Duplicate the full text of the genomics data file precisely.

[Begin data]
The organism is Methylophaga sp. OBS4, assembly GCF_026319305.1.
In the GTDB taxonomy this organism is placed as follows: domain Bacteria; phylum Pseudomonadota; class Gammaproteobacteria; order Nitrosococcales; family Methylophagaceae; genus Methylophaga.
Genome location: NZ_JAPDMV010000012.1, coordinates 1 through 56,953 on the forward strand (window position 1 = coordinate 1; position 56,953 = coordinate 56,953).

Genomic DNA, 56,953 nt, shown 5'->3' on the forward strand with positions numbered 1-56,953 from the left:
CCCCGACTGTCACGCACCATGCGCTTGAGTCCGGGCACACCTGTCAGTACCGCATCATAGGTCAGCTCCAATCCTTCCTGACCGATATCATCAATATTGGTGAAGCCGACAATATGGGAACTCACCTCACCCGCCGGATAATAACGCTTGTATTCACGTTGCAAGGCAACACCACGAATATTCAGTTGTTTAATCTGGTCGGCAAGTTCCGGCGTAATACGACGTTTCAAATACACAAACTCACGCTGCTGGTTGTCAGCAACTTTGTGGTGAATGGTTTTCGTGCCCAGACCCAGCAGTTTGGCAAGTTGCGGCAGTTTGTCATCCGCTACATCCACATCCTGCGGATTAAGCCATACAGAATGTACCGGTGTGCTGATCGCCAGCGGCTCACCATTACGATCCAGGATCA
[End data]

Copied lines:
The organism is Methylophaga sp. OBS4, assembly GCF_026319305.1.
In the GTDB taxonomy this organism is placed as follows: domain Bacteria; phylum Pseudomonadota; class Gammaproteobacteria; order Nitrosococcales; family Methylophagaceae; genus Methylophaga.
Genome location: NZ_JAPDMV010000012.1, coordinates 1 through 56,953 on the forward strand (window position 1 = coordinate 1; position 56,953 = coordinate 56,953).

Genomic DNA, 56,953 nt, shown 5'->3' on the forward strand with positions numbered 1-56,953 from the left:
CCCCGACTGTCACGCACCATGCGCTTGAGTCCGGGCACACCTGTCAGTACCGCATCATAGGTCAGCTCCAATCCTTCCTGACCGATATCATCAATATTGGTGAAGCCGACAATATGGGAACTCACCTCACCCGCCGGATAATAACGCTTGTATTCACGTTGCAAGGCAACACCACGAATATTCAGTTGTTTAATCTGGTCGGCAAGTTCCGGCGTAATACGACGTTTCAAATACACAAACTCACGCTGCTGGTTGTCAGCAACTTTGTGGTGAATGGTTTTCGTGCCCAGACCCAGCAGTTTGGCAAGTTGCGGCAGTTTGTCATCCGCTACATCCACATCCTGCGGATTAAGCCATACAGAATGTACCGGTGTGCTGATCGCCAGCGGCTCACCATTACGATCCAGGATCA